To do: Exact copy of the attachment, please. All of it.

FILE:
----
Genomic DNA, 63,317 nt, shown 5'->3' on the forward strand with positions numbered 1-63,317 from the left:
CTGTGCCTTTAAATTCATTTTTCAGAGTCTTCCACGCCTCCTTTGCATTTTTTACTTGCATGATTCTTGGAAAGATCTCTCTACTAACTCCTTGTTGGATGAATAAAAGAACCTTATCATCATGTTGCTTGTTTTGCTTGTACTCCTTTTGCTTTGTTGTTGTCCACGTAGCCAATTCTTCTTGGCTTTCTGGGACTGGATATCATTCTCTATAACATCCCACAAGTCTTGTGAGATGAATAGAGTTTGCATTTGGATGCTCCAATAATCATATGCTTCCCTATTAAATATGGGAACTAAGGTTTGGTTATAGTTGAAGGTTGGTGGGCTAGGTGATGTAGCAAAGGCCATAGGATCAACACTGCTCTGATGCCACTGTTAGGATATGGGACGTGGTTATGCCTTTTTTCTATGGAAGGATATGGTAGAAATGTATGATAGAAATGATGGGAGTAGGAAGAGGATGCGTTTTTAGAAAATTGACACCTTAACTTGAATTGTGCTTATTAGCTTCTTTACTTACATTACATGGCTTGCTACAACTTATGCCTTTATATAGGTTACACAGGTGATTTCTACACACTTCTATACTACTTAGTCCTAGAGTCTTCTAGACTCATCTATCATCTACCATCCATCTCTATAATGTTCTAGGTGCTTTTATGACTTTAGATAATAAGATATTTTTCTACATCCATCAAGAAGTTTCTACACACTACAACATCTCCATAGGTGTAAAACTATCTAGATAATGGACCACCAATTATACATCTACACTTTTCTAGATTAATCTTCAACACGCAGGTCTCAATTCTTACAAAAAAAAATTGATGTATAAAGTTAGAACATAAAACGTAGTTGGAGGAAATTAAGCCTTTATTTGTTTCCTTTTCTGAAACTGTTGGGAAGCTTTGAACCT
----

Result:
Genomic DNA, 63,317 nt, shown 5'->3' on the forward strand with positions numbered 1-63,317 from the left:
CTGTGCCTTTAAATTCATTTTTCAGAGTCTTCCACGCCTCCTTTGCATTTTTTACTTGCATGATTCTTGGAAAGATCTCTCTACTAACTCCTTGTTGGATGAATAAAAGAACCTTATCATCATGTTGCTTGTTTTGCTTGTACTCCTTTTGCTTTGTTGTTGTCCACGTAGCCAATTCTTCTTGGCTTTCTGGGACTGGATATCATTCTCTATAACATCCCACAAGTCTTGTGAGATGAATAGAGTTTGCATTTGGATGCTCCAATAATCATATGCTTCCCTATTAAATATGGGAACTAAGGTTTGGTTATAGTTGAAGGTTGGTGGGCTAGGTGATGTAGCAAAGGCCATAGGATCAACACTGCTCTGATGCCACTGTTAGGATATGGGACGTGGTTATGCCTTTTTTCTATGGAAGGATATGGTAGAAATGTATGATAGAAATGATGGGAGTAGGAAGAGGATGCGTTTTTAGAAAATTGACACCTTAACTTGAATTGTGCTTATTAGCTTCTTTACTTACATTACATGGCTTGCTACAACTTATGCCTTTATATAGGTTACACAGGTGATTTCTACACACTTCTATACTACTTAGTCCTAGAGTCTTCTAGACTCATCTATCATCTACCATCCATCTCTATAATGTTCTAGGTGCTTTTATGACTTTAGATAATAAGATATTTTTCTACATCCATCAAGAAGTTTCTACACACTACAACATCTCCATAGGTGTAAAACTATCTAGATAATGGACCACCAATTATACATCTACACTTTTCTAGATTAATCTTCAACACGCAGGTCTCAATTCTTACAAAAAAAAATTGATGTATAAAGTTAGAACATAAAACGTAGTTGGAGGAAATTAAGCCTTTATTTGTTTCCTTTTCTGAAACTGTTGGGAAGCTTTGAACCT